EU protects our coastline

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The tourist industry in the North East is very important to the local economy.

Northumberland boasts 29 beaches featured on the Good Beach Guide compiled by the Marine Conservation Society, from Alnmouth to Warkworth, Berwick to Beadnell, we have a truly beautiful coast. And we have European Blue Flag beaches in Roker, Salturn, South Shields and Tynemouth.

None of this happens by accident. The Blue Flag was created in France in 1985 as a pilot scheme where French coastal municipalities were awarded the Blue Flag on the basis of criteria covering sewage treatment and bathing water quality. The European Union increased the criteria with the Bathing Water Directive, which resulted in the reduction of neat sewage being pumped into the sea.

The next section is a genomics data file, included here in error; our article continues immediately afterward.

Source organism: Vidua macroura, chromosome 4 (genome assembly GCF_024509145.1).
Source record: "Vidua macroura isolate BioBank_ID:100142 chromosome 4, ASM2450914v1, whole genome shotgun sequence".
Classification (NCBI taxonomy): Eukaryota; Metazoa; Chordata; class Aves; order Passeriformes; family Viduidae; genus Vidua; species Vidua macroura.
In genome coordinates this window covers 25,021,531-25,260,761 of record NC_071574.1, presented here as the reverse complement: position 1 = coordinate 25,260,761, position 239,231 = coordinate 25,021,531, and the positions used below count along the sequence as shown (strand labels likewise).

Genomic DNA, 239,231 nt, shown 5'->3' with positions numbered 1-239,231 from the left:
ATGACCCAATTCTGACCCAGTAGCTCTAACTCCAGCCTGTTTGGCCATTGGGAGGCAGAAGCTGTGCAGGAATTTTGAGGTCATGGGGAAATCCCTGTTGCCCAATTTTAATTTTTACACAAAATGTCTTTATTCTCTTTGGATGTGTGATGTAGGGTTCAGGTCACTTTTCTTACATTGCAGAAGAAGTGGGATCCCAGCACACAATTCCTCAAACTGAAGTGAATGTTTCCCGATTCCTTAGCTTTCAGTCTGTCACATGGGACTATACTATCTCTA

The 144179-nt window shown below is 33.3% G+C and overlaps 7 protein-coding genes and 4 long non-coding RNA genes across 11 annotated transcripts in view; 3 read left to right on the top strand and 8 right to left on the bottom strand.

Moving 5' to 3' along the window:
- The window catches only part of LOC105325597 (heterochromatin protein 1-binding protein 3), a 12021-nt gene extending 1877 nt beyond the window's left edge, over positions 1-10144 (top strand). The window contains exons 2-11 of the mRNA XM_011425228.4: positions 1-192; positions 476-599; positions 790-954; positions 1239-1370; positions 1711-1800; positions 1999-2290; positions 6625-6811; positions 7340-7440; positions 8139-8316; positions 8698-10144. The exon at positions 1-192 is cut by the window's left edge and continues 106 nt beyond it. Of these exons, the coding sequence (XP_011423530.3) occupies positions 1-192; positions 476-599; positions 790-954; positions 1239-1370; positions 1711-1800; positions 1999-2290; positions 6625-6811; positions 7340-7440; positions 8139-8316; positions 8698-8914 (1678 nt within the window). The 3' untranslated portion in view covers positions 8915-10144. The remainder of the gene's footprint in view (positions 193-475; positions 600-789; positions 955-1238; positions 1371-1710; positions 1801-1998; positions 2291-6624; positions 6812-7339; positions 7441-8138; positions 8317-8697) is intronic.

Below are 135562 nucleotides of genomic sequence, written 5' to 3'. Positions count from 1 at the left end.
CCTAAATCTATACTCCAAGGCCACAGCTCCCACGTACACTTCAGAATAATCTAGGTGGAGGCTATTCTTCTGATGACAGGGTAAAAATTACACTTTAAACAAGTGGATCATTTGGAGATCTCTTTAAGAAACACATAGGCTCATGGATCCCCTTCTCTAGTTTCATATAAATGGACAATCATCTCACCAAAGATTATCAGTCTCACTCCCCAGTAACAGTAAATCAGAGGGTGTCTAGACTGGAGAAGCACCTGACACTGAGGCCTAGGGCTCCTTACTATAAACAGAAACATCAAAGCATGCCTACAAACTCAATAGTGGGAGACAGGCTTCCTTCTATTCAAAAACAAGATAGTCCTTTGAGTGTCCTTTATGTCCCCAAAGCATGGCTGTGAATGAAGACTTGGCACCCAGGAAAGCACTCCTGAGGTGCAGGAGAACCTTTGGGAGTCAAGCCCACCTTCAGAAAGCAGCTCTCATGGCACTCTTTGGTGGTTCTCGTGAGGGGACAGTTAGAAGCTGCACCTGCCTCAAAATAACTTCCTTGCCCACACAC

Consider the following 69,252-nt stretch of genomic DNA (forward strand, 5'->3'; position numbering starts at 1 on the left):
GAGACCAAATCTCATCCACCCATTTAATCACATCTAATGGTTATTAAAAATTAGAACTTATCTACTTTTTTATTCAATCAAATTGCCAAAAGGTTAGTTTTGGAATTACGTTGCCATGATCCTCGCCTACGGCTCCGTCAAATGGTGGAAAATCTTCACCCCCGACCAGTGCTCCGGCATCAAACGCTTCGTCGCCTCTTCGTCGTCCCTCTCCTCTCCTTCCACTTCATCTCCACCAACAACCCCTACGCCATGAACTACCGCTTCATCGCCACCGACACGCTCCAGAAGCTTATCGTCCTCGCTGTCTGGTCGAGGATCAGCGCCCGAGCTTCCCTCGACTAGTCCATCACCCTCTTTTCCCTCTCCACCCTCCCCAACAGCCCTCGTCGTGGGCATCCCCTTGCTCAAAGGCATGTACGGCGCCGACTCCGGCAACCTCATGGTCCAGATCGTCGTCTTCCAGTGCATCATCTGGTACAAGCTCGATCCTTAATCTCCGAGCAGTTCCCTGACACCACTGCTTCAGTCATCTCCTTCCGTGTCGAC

Visitors from Europe will see Long Sands beach on the Blue Flag website described as follows “Long Sands beach in Tynemouth, a stretch of golden sand suitable for bathing, surfing, kayaking...As the tide goes out a number of rock pools provide excellent family fun.” They will also know that due to European environmental policies the sea water quality is an ‘excellent status’ because it has a Blue Flag.

When going on a European beach holiday people may make their choice of where to stay based on the quality of sea water, particularly if they have young children who enjoy playing in the sea.

It is interesting how Brexiteers have forgotten the good environmental policies the European Union have introduced. They like to call them ‘Red Tape’.

Joyce Leeson ( Dr)